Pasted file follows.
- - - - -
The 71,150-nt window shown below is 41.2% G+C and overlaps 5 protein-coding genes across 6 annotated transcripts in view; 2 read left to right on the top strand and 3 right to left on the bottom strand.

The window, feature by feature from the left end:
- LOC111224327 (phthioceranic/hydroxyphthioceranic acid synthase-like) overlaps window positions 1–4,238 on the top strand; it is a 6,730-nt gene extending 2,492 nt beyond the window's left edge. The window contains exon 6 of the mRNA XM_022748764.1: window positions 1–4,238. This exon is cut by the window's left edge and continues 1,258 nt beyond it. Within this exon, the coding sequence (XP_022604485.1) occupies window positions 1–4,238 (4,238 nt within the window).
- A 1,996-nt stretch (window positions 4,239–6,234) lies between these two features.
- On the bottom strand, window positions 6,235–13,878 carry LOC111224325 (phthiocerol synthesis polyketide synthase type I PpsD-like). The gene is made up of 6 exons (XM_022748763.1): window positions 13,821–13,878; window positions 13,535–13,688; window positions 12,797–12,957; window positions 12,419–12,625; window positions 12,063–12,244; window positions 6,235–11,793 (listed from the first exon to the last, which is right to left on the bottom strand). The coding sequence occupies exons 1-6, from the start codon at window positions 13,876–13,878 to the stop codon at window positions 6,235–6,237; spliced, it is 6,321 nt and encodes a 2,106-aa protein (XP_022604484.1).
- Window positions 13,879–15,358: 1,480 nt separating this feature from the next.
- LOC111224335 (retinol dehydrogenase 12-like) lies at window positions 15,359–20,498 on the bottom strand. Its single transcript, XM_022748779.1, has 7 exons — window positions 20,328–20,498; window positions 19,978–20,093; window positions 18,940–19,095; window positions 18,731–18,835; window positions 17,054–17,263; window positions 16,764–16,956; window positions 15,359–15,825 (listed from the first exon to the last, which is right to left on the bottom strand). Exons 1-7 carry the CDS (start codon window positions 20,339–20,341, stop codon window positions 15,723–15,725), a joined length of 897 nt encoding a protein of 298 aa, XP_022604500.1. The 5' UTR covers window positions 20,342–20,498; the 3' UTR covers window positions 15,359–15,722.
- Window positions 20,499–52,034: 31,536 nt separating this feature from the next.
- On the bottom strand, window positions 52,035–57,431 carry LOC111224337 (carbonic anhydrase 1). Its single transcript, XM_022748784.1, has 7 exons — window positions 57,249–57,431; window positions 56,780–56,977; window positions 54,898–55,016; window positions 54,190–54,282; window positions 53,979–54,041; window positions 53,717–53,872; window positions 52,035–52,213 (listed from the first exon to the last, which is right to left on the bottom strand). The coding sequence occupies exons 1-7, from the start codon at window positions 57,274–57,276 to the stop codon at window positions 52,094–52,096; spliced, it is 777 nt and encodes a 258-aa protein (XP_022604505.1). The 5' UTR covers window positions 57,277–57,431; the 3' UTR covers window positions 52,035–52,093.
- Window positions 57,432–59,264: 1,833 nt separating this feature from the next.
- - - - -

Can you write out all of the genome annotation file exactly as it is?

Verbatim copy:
The 71,150-nt window shown below is 41.2% G+C and overlaps 5 protein-coding genes across 6 annotated transcripts in view; 2 read left to right on the top strand and 3 right to left on the bottom strand.

The window, feature by feature from the left end:
- LOC111224327 (phthioceranic/hydroxyphthioceranic acid synthase-like) overlaps window positions 1–4,238 on the top strand; it is a 6,730-nt gene extending 2,492 nt beyond the window's left edge. The window contains exon 6 of the mRNA XM_022748764.1: window positions 1–4,238. This exon is cut by the window's left edge and continues 1,258 nt beyond it. Within this exon, the coding sequence (XP_022604485.1) occupies window positions 1–4,238 (4,238 nt within the window).
- A 1,996-nt stretch (window positions 4,239–6,234) lies between these two features.
- On the bottom strand, window positions 6,235–13,878 carry LOC111224325 (phthiocerol synthesis polyketide synthase type I PpsD-like). The gene is made up of 6 exons (XM_022748763.1): window positions 13,821–13,878; window positions 13,535–13,688; window positions 12,797–12,957; window positions 12,419–12,625; window positions 12,063–12,244; window positions 6,235–11,793 (listed from the first exon to the last, which is right to left on the bottom strand). The coding sequence occupies exons 1-6, from the start codon at window positions 13,876–13,878 to the stop codon at window positions 6,235–6,237; spliced, it is 6,321 nt and encodes a 2,106-aa protein (XP_022604484.1).
- Window positions 13,879–15,358: 1,480 nt separating this feature from the next.
- LOC111224335 (retinol dehydrogenase 12-like) lies at window positions 15,359–20,498 on the bottom strand. Its single transcript, XM_022748779.1, has 7 exons — window positions 20,328–20,498; window positions 19,978–20,093; window positions 18,940–19,095; window positions 18,731–18,835; window positions 17,054–17,263; window positions 16,764–16,956; window positions 15,359–15,825 (listed from the first exon to the last, which is right to left on the bottom strand). Exons 1-7 carry the CDS (start codon window positions 20,339–20,341, stop codon window positions 15,723–15,725), a joined length of 897 nt encoding a protein of 298 aa, XP_022604500.1. The 5' UTR covers window positions 20,342–20,498; the 3' UTR covers window positions 15,359–15,722.
- Window positions 20,499–52,034: 31,536 nt separating this feature from the next.
- On the bottom strand, window positions 52,035–57,431 carry LOC111224337 (carbonic anhydrase 1). Its single transcript, XM_022748784.1, has 7 exons — window positions 57,249–57,431; window positions 56,780–56,977; window positions 54,898–55,016; window positions 54,190–54,282; window positions 53,979–54,041; window positions 53,717–53,872; window positions 52,035–52,213 (listed from the first exon to the last, which is right to left on the bottom strand). The coding sequence occupies exons 1-7, from the start codon at window positions 57,274–57,276 to the stop codon at window positions 52,094–52,096; spliced, it is 777 nt and encodes a 258-aa protein (XP_022604505.1). The 5' UTR covers window positions 57,277–57,431; the 3' UTR covers window positions 52,035–52,093.
- Window positions 57,432–59,264: 1,833 nt separating this feature from the next.